Top Stories

March 31, 2017


Apple, Wal-Mart stick with climate pledges despite Trump’s pivot

American corporations including Apple and Wal-Mart are sticking by their pledges to fight climate change even as President Donald Trump rescinds his predecessor’s environmental policies. Companies say their promises, coordinated by the Obama administration, reflect their push to cut energy costs, head off activist pressure and address a risk to their bottom line in the decades to come.  Wal-Mart was one of 81 companies that promised to reduce emissions in the run up to the 2015 Paris global climate negotiations. The company upped its targets last November, and will seek half its power from renewable sources by 2025. Procter & Gamble, Nestle Inc., Ikea, Levi Strauss & Co. and Best Buy Co., which all signed the 2015 pledge organized by the Obama administration, said they still intended to honour their commitments. Apple, Amazon, Google and Microsoft also expressed their support for Obama’s policies. Meanwhile, the Independent Petroleum Association of America praised Trump’s move. (Bloomberg)

Corporate Reputation

Toyota and four other automakers recall 1 million more vehicles with Takata air bags

Five carmakers including Toyota Motor Corp. are recalling an additional 1.04 million vehicles in Japan equipped with air bags made by Takata Corp., the transport ministry has said. The move brings the total number of cars recalled in the country over the potentially defective air bag inflators to 18.82 million. The other automakers include Fuji Heavy Industries, the maker of Subaru-brand cars, Mitsubishi Motors, Hino Motors, and Mercedes-Benz Japan. The automakers are recalling 1,039,534 vehicles across 54 models produced or imported between December 2002 and April 2013, according to the Ministry of Land, Infrastructure, Transport and Tourism. Concern that Takata’s air bag inflators could rupture with too much force and spray metal parts at passengers has caused around 100 million vehicles to be recalled around the world, while the defective part has been blamed for at least 15 deaths globally. (Japan Times)

Technology & Innovation

IBM Technology will help Chinese corporations reduce emissions

IBM says it has developed the world’s first blockchain-based “green asset management platform” that will help corporations in China decrease emissions. In cooperation with Chinese company Energy-Blockchain Labs, this will facilitate carbon asset development, intended to encourage enterprises to decrease emissions and use low carbon emission technology. “It is estimated that the platform will significantly shorten the carbon assets development cycle and reduce the cost of carbon assets development by 20 to 30 percent, enabling cost-effective development”, said Cao Yin, chief strategy officer of Energy-Blockchain Labs. Both companies say they intend to commercially offer the carbon asset management platform later this year, in line with China’s unified national carbon market opening. The project, in collaboration with the Dublin City University (DCU) Water Institute will leverage Internet of Things (IoT) technologies and raise awareness on water quality and marine environments. (EnvironmentalLeader)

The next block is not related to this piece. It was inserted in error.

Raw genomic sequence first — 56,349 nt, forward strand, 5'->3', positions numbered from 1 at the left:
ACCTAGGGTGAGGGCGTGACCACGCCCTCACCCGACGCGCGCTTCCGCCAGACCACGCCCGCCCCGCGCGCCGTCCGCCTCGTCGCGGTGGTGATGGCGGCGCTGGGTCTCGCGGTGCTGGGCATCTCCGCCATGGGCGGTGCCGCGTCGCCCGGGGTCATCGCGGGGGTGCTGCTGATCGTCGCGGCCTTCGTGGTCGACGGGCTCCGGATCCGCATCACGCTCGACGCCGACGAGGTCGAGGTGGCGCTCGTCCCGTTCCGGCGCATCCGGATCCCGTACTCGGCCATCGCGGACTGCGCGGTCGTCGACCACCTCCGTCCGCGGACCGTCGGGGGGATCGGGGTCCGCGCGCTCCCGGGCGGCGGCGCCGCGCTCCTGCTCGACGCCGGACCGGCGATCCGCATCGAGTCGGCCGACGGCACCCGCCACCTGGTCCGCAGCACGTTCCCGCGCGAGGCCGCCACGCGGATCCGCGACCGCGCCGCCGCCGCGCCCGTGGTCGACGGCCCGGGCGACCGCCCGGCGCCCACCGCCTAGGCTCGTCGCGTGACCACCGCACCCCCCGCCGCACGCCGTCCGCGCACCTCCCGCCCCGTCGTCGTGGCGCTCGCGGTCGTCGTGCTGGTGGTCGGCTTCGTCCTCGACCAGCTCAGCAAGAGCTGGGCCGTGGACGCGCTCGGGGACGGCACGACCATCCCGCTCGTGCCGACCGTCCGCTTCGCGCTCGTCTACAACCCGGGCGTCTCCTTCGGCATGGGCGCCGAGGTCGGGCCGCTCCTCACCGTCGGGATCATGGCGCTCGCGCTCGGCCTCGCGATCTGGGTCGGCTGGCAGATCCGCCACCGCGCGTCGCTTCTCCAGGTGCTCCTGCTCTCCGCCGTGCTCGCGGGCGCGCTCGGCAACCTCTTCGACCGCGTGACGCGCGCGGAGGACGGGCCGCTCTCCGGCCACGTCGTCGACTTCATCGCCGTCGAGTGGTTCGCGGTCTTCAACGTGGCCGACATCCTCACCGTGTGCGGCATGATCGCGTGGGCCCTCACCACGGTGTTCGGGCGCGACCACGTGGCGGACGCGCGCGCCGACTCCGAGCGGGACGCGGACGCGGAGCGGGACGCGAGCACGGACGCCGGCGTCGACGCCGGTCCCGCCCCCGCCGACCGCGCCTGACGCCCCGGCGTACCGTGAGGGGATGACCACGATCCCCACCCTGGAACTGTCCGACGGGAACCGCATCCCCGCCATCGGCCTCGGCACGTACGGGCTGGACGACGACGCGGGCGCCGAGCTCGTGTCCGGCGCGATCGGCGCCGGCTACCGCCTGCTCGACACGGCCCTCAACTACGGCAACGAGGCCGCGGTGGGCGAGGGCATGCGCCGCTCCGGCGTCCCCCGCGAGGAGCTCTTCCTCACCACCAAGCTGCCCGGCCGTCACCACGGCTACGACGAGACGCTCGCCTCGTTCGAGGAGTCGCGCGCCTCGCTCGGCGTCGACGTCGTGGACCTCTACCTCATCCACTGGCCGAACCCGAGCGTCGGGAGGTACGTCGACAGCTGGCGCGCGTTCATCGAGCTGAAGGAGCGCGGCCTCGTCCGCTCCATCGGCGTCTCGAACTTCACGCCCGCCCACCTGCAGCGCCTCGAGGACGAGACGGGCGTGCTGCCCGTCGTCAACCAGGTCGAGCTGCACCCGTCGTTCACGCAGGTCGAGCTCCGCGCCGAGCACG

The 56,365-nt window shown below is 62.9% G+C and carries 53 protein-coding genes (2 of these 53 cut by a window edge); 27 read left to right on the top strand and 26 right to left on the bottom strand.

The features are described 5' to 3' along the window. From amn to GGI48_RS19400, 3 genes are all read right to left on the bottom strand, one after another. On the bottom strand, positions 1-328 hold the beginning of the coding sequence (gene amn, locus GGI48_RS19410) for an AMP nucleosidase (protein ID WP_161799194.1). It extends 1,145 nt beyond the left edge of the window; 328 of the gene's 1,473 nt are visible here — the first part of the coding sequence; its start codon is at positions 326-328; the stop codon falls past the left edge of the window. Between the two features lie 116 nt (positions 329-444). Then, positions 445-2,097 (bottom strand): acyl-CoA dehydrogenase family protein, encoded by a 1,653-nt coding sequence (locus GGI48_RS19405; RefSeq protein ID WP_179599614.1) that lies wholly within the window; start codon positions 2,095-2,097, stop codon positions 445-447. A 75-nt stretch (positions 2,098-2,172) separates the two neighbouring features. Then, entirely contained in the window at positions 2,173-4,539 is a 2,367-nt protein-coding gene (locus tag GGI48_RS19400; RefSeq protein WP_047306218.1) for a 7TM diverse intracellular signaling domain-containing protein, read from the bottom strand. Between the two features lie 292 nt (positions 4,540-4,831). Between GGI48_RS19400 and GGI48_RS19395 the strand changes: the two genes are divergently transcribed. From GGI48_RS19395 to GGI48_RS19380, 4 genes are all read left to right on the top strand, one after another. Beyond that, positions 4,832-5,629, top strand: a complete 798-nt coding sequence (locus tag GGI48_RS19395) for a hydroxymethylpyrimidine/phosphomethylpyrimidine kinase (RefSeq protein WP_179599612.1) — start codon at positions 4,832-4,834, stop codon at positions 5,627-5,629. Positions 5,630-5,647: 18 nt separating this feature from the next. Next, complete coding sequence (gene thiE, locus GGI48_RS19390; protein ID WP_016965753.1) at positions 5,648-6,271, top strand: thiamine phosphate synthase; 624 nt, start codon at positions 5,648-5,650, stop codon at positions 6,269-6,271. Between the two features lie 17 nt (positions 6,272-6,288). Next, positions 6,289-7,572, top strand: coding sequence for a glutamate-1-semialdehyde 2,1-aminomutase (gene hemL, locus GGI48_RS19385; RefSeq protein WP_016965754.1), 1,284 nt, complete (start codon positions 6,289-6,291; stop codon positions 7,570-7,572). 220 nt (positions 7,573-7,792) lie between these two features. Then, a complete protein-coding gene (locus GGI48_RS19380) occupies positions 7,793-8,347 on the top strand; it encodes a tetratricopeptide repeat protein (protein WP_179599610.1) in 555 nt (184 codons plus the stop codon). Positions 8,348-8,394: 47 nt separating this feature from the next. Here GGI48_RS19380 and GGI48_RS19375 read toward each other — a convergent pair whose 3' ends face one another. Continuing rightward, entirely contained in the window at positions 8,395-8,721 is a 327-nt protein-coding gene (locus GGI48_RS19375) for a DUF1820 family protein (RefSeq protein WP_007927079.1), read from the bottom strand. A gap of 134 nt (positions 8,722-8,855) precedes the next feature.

Driven by consumers and employees, Mercedes & Audi accelerate electric car plans

As the Tesla Model S begins to outsell the Mercedes S-class, Mercedes says it is accelerating its electric car plans. Instead of having 10 models in showrooms by 2025, it now plans to do so by 2022. Meeting ever tighter EU emissions regulations is part of the reason for the increased focus on electric vehicles. Following the Volkswagen diesel controversy, Europeans are thought to be less inclined to buy diesel-powered cars, which are a large part of Mercedes sales in Europe. Workers at Audi are also pushing for more electric cars in the product mix. Audi has plans to assemble electric cars at its factory in Neckarsulm, but this week a union representing 43,000 workers at Audi’s main factory in Ingolstadt asked management to consider building electric cars at that facility as well. “Our core factory must be prepared further for the future,” Audi’s top labour representative, Peter Mosch, told a gathering of 7,000 workers at the Ingolstadt plant.. (Cleantechnica)

Supply Chain

Prospect of Bank of England using palm oil in £20 notes met with caution

The Bank of England’s announcement that it is considering using palm oil in the production of its next £20 notes has been met with caution after the bank already faced a major backlash for using animal fat in the new £5 notes. Last month, the Bank said that it will not withdraw the £5 notes from circulation, but added that it would consult with the public on how future banknotes should be made. On Thursday, the Bank said that the “only practical alternative” to animal-derived additives are those derived from palm oil, an ingredient an ingredient which has been controversial for its contribution to deforestation. Dr Emma Keller, agriculture commodities manager at the World Wide Fund (WWF), said “People don’t want the bank notes in their pocket to come with such a high environmental cost. The bank must only source RSPO (Roundtable on Sustainable Palm Oil) certified sustainable palm oil or none at all,” (Independent)

Image source: British bank notes at